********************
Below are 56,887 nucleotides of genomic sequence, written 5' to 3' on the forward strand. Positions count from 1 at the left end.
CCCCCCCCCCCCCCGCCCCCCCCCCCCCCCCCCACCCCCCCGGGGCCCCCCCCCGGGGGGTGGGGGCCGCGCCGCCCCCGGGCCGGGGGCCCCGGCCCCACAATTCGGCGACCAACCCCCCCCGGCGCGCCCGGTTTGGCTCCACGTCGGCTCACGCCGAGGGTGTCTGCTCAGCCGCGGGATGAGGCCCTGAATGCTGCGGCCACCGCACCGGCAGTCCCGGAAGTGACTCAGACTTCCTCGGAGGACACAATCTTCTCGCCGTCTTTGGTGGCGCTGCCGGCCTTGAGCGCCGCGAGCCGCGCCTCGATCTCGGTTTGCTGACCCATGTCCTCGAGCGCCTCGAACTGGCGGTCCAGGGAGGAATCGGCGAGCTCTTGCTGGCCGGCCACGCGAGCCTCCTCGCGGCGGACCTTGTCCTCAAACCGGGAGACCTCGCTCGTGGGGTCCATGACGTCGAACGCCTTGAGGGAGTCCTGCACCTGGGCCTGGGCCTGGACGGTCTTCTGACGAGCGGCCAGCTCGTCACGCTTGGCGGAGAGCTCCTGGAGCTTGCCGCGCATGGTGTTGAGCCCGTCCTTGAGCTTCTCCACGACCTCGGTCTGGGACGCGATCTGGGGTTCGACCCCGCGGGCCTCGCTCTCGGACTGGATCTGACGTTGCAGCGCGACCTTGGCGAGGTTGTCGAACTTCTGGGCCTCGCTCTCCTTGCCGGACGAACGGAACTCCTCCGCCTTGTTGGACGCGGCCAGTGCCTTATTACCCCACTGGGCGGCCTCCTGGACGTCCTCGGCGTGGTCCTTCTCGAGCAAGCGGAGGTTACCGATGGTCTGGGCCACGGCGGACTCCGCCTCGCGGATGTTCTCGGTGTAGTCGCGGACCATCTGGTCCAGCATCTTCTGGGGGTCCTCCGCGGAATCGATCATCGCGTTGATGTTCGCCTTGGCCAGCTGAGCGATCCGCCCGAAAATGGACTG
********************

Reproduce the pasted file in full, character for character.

Below are 56,887 nucleotides of genomic sequence, written 5' to 3' on the forward strand. Positions count from 1 at the left end.
CCCCCCCCCCCCCCGCCCCCCCCCCCCCCCCCCACCCCCCCGGGGCCCCCCCCCGGGGGGTGGGGGCCGCGCCGCCCCCGGGCCGGGGGCCCCGGCCCCACAATTCGGCGACCAACCCCCCCCGGCGCGCCCGGTTTGGCTCCACGTCGGCTCACGCCGAGGGTGTCTGCTCAGCCGCGGGATGAGGCCCTGAATGCTGCGGCCACCGCACCGGCAGTCCCGGAAGTGACTCAGACTTCCTCGGAGGACACAATCTTCTCGCCGTCTTTGGTGGCGCTGCCGGCCTTGAGCGCCGCGAGCCGCGCCTCGATCTCGGTTTGCTGACCCATGTCCTCGAGCGCCTCGAACTGGCGGTCCAGGGAGGAATCGGCGAGCTCTTGCTGGCCGGCCACGCGAGCCTCCTCGCGGCGGACCTTGTCCTCAAACCGGGAGACCTCGCTCGTGGGGTCCATGACGTCGAACGCCTTGAGGGAGTCCTGCACCTGGGCCTGGGCCTGGACGGTCTTCTGACGAGCGGCCAGCTCGTCACGCTTGGCGGAGAGCTCCTGGAGCTTGCCGCGCATGGTGTTGAGCCCGTCCTTGAGCTTCTCCACGACCTCGGTCTGGGACGCGATCTGGGGTTCGACCCCGCGGGCCTCGCTCTCGGACTGGATCTGACGTTGCAGCGCGACCTTGGCGAGGTTGTCGAACTTCTGGGCCTCGCTCTCCTTGCCGGACGAACGGAACTCCTCCGCCTTGTTGGACGCGGCCAGTGCCTTATTACCCCACTGGGCGGCCTCCTGGACGTCCTCGGCGTGGTCCTTCTCGAGCAAGCGGAGGTTACCGATGGTCTGGGCCACGGCGGACTCCGCCTCGCGGATGTTCTCGGTGTAGTCGCGGACCATCTGGTCCAGCATCTTCTGGGGGTCCTCCGCGGAATCGATCATCGCGTTGATGTTCGCCTTGGCCAGCTGAGCGATCCGCCCGAAAATGGACTG